This year, gaming operators and regulatory bodies have clamped down on suspicious activity and corruption in the betting industry, with measures being introduced to prevent integrity being hindered.
Regulatory bodies such as the Gambling Commission called for operators to pay greater attention to collaboration with sports bodies and the reporting of sports to minimise the risk of match-fixing.
The commission emphasised that operators needed to “step up their customer checks, track play, and intervene to prevent crime, including money-laundering”, but announced in its strategy for 2018-2021 that more needed to be done.
Announced back in October of this year, the Tennis Integrity Unit (TIU) clamped down on match-fixing and betting offences by announcing that they had issued three lifetime bans to a trio of tennis chair umpires.
The three umpires were found to have manipulated scores inputted into the official scoring system for betting purposes and personal financial gain. The lifetime ban was issued with immediate effect, and demonstrated an industry-wide crackdown on corruption within the sporting world.
The ban prohibits each individual from ever officiating at, or attending, any sanctioned events organised or recognised by the governing bodies of the sport. It demonstrated the severity of the offences and the need for regulatory bodies to knuckle down to prevent corruption in the sports and betting world.
The ban follows an independent Integrity Review Panel (IRP) publishing the findings of a study aimed at researching sport’s match-fixing, corruption and betting-related issues in Tennis back in April of this year.
The review found that 464 of the 3200 professional tennis players surveyed had “first-hand knowledge of match fixing”, and recommended that governing bodies of the ATP, WTA and ITF reevaluated both the tournament frameworks and ranking systems.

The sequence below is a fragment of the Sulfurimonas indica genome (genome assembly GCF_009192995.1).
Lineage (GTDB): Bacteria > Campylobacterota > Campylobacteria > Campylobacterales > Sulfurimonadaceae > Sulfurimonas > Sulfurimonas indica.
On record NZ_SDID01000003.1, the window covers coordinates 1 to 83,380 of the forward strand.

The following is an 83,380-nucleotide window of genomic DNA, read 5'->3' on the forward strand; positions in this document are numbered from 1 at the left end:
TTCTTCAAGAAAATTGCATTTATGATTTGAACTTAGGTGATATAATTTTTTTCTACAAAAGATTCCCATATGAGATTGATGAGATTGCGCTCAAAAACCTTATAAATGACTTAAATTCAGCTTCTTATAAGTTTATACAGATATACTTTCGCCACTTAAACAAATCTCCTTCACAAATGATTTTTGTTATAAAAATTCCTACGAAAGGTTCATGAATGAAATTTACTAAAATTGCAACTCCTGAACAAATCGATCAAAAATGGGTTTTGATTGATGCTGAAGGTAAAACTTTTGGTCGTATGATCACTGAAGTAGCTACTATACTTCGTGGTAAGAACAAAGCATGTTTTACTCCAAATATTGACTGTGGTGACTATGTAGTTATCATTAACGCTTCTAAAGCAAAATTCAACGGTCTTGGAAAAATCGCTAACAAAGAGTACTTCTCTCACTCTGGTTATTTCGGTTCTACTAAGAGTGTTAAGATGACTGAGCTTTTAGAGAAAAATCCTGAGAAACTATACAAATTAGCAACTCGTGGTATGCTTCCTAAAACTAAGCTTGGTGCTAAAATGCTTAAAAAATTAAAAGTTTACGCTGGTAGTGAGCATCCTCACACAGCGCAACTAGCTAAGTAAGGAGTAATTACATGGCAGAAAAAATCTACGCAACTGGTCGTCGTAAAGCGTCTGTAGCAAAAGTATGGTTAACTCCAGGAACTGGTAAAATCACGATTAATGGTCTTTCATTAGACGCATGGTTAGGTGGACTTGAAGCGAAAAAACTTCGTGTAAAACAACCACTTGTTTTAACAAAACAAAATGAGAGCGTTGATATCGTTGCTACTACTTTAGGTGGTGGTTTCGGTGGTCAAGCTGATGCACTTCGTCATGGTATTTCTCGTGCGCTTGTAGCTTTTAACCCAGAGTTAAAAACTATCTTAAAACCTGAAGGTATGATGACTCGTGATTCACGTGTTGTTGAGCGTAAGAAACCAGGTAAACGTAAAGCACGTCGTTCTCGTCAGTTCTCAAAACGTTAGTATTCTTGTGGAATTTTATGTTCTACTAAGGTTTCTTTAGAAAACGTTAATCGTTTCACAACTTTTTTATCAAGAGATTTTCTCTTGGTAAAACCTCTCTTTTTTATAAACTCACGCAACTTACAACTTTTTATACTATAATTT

IRP’s review emphasised the need for education, and explained that tennis integrity is hindered by the lack of cooperation between the sport’s stakeholders.
The Gambling Commission also stated that there is a need to: “support and facilitate collaboration across operators in the market and other agencies concerned with raising standards in relation to sports betting integrity, and work to foster national and international standards where it is clearly in the interests of British consumers to do so.
Nasdaq-listed industry technology and systems supplier Scientific Games Corporation (SGC) became the first lottery betting supplier to join the Global Lottery Monitoring System (GLMS) programme back in September.
The programme is a lottery industry mutualised monitoring system on sports and both detects and analyses suspicious betting activities that could raise questions about the integrity of sports competitions.
As part of the programme, global lottery stakeholders collaborate in the interest of sustaining the integrity of sports betting as GLMS associate members.
SGC launched its new Managed Trading Services (MTS), with the intention to service the recently open US Sports betting market while operating risk, liability, and player management provisions for US sector incumbents.
Pat McHugh, Senior VP Global Lottery Systems for Scientific Games, said that: “The work of GLMS both in the field of monitoring of betting patterns and in establishing a culture of integrity is outstanding. Scientific Games is fully aligned with this important global effort to safeguard the integrity of sports betting for lotteries.”
The move shows a step towards combating suspicious betting activities for global lottery stakeholders, and allows for the provision of education and prevention tools to help maintain integrity in the future.
Gaming operators across the board have collaborated throughout the year to eradicate corruption across the board, with the primary aim being to protect its customers.
The Gambling Commission announced that: “more needs to be done, and at a faster pace, by operators to improve ways to know their customers, to ensure fair and safe play, and to keep markets free from crime and money laundering.”